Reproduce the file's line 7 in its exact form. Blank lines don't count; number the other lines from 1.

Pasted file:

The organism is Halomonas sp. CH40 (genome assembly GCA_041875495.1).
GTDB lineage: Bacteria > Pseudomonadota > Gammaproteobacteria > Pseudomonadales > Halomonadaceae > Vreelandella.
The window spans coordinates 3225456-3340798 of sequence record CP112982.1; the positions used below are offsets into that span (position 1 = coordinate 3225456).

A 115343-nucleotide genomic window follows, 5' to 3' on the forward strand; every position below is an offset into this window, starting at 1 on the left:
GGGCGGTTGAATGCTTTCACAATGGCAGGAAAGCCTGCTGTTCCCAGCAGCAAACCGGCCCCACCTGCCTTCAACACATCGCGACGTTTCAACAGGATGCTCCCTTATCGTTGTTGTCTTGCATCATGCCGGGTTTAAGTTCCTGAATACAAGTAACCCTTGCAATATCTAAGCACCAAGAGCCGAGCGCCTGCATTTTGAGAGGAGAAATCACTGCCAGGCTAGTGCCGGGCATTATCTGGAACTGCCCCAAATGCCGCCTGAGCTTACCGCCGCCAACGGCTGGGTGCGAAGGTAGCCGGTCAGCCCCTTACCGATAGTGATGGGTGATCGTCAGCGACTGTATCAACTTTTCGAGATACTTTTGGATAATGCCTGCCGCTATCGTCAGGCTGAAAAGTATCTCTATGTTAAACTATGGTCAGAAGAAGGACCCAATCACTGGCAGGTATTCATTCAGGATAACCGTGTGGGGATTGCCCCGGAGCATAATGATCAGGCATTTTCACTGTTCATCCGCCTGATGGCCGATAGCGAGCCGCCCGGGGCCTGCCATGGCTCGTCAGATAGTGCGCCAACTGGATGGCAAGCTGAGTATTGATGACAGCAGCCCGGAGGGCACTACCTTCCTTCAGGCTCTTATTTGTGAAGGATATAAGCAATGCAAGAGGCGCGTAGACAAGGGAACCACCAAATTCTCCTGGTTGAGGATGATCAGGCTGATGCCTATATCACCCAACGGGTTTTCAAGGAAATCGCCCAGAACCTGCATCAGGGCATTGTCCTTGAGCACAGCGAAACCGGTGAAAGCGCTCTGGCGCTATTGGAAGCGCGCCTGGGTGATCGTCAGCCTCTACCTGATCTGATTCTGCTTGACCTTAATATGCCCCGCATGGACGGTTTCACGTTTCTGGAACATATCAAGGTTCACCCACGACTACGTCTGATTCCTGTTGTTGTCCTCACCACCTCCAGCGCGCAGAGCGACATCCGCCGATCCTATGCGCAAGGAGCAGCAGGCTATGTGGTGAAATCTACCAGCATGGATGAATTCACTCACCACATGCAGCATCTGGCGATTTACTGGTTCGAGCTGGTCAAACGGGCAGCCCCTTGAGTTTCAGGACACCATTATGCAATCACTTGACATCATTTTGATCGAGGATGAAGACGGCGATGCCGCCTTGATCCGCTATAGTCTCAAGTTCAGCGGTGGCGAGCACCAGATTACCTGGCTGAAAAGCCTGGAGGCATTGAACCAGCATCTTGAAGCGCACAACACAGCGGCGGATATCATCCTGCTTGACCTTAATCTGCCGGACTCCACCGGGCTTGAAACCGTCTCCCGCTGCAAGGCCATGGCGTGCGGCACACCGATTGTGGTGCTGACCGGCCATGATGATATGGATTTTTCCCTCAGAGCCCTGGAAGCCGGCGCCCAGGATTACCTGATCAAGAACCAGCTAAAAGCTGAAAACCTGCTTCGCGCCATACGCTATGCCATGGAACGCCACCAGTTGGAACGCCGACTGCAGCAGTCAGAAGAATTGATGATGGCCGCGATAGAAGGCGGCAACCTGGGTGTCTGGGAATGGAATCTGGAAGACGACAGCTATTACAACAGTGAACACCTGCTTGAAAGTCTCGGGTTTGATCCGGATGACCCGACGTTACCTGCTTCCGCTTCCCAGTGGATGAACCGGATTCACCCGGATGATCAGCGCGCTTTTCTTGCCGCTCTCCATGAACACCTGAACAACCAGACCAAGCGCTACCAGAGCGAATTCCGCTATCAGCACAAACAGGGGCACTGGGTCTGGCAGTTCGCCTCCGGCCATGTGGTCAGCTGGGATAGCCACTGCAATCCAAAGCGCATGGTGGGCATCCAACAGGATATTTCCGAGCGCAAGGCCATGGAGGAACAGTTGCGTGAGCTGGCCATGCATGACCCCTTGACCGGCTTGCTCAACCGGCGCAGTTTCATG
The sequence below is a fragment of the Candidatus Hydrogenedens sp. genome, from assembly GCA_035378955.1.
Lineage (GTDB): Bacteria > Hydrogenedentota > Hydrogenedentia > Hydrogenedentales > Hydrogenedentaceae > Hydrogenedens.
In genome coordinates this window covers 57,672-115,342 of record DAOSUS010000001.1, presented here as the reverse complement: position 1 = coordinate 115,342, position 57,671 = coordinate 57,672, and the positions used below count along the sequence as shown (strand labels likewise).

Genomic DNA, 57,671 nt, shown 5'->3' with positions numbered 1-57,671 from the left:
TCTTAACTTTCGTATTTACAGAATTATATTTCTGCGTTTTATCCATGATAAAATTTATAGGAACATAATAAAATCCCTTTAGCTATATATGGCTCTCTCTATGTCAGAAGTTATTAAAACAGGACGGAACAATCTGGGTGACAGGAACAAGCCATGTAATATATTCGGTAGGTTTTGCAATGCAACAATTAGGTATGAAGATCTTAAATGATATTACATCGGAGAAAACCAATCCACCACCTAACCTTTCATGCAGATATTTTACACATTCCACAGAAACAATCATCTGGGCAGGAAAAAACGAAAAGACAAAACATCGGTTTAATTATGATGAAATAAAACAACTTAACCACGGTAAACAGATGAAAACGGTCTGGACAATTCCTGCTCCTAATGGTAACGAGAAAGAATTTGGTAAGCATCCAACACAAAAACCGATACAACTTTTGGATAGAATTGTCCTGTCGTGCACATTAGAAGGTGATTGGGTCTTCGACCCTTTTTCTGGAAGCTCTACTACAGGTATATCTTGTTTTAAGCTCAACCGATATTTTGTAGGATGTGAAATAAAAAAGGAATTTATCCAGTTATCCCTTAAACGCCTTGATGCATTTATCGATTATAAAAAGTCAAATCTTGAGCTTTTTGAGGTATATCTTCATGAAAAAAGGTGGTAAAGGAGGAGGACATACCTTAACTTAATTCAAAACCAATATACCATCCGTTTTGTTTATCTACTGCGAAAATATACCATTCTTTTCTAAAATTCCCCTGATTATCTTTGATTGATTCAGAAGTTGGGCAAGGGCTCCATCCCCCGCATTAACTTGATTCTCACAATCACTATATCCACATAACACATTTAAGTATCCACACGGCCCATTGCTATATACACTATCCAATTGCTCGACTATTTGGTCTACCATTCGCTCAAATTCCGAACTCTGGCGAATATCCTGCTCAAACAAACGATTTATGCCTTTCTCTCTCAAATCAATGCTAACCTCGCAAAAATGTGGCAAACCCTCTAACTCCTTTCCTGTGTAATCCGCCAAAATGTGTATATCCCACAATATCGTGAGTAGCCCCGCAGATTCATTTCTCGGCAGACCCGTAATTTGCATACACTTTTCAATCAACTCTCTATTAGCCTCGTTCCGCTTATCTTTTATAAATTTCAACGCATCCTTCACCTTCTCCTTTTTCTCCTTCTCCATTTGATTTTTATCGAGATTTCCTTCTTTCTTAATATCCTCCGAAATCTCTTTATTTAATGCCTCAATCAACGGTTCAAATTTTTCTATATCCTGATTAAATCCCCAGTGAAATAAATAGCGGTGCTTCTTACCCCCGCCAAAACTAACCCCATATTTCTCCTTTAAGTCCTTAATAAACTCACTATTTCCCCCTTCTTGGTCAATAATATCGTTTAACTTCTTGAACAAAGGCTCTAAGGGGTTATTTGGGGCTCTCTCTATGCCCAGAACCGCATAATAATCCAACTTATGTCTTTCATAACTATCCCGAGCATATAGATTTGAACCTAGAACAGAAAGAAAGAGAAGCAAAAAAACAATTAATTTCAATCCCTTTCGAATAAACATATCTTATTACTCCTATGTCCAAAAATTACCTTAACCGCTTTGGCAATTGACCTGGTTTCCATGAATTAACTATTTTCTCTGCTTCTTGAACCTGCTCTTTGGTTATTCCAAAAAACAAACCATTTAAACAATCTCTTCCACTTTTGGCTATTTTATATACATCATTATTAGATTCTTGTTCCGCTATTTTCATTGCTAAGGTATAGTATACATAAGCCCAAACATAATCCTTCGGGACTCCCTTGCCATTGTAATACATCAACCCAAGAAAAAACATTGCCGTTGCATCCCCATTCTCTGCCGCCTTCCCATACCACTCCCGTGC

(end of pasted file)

Lineage (GTDB): Bacteria > Hydrogenedentota > Hydrogenedentia > Hydrogenedentales > Hydrogenedentaceae > Hydrogenedens.